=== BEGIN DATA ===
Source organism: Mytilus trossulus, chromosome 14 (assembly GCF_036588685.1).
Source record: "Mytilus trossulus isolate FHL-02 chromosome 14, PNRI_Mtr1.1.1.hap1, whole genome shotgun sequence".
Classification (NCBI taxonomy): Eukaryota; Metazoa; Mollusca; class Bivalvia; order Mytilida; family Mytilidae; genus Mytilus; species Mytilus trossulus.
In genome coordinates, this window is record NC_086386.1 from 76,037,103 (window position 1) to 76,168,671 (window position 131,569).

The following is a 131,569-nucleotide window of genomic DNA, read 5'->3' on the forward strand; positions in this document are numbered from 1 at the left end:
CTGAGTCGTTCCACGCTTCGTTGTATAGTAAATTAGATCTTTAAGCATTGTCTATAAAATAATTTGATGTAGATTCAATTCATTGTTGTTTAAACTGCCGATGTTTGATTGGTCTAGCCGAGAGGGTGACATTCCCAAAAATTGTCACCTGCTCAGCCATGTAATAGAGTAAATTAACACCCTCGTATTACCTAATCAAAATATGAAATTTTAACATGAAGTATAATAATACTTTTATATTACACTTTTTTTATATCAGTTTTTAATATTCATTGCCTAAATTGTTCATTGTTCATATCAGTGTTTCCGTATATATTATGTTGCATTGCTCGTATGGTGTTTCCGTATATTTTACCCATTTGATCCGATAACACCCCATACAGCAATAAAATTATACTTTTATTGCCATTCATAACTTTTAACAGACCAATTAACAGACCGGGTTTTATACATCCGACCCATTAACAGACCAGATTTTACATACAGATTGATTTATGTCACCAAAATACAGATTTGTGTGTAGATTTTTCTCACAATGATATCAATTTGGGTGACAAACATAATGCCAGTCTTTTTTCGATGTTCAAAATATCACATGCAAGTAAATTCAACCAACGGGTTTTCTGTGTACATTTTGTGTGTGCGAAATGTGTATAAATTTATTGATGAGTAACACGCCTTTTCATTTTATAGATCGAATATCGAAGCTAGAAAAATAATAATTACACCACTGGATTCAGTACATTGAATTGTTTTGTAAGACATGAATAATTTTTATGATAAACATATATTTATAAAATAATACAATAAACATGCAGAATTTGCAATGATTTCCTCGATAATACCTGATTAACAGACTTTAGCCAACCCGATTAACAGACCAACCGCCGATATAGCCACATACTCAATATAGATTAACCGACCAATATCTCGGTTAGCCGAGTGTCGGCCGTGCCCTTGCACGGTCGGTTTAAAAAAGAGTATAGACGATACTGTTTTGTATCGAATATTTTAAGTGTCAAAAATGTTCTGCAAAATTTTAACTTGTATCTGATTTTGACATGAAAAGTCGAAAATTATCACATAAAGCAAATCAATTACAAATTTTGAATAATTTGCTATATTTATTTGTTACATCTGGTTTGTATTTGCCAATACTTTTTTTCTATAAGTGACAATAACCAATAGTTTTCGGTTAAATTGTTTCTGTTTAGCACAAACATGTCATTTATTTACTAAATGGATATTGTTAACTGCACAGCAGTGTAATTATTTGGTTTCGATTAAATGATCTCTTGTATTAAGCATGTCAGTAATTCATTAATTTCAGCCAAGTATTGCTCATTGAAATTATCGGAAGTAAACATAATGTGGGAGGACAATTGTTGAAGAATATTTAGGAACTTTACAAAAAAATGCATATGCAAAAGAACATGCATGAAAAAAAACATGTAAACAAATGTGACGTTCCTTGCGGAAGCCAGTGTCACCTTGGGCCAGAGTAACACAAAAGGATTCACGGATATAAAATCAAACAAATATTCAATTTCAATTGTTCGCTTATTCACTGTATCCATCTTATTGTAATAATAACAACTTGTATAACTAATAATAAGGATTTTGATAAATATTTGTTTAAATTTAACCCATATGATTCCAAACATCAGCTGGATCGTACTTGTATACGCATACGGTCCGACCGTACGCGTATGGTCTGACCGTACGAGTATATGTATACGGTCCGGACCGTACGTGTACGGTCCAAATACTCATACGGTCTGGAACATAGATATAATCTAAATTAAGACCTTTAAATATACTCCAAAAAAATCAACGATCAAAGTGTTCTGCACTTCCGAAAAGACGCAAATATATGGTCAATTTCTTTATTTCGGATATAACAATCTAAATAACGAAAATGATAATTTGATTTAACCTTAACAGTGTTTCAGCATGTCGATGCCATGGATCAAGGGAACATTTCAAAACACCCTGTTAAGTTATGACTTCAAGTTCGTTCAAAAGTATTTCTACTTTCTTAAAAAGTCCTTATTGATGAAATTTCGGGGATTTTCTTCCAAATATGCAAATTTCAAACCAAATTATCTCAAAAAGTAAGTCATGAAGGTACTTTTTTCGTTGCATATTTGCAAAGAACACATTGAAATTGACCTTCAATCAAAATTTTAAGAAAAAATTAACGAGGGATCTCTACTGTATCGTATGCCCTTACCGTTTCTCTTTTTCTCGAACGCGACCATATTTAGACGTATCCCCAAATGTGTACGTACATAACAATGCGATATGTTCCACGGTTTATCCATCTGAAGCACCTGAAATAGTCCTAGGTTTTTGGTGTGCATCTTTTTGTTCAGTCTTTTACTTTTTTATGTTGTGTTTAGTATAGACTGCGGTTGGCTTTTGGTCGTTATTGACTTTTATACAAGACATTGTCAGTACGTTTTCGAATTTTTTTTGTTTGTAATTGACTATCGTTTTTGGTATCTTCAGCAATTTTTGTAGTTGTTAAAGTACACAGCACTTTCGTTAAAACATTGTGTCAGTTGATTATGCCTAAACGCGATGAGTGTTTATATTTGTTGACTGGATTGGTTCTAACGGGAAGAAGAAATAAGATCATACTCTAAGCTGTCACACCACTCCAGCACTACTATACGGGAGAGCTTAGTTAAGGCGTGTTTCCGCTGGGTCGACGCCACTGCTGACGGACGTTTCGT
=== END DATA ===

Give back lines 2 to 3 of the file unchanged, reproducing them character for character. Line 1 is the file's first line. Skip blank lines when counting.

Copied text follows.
Source record: "Mytilus trossulus isolate FHL-02 chromosome 14, PNRI_Mtr1.1.1.hap1, whole genome shotgun sequence".
Classification (NCBI taxonomy): Eukaryota; Metazoa; Mollusca; class Bivalvia; order Mytilida; family Mytilidae; genus Mytilus; species Mytilus trossulus.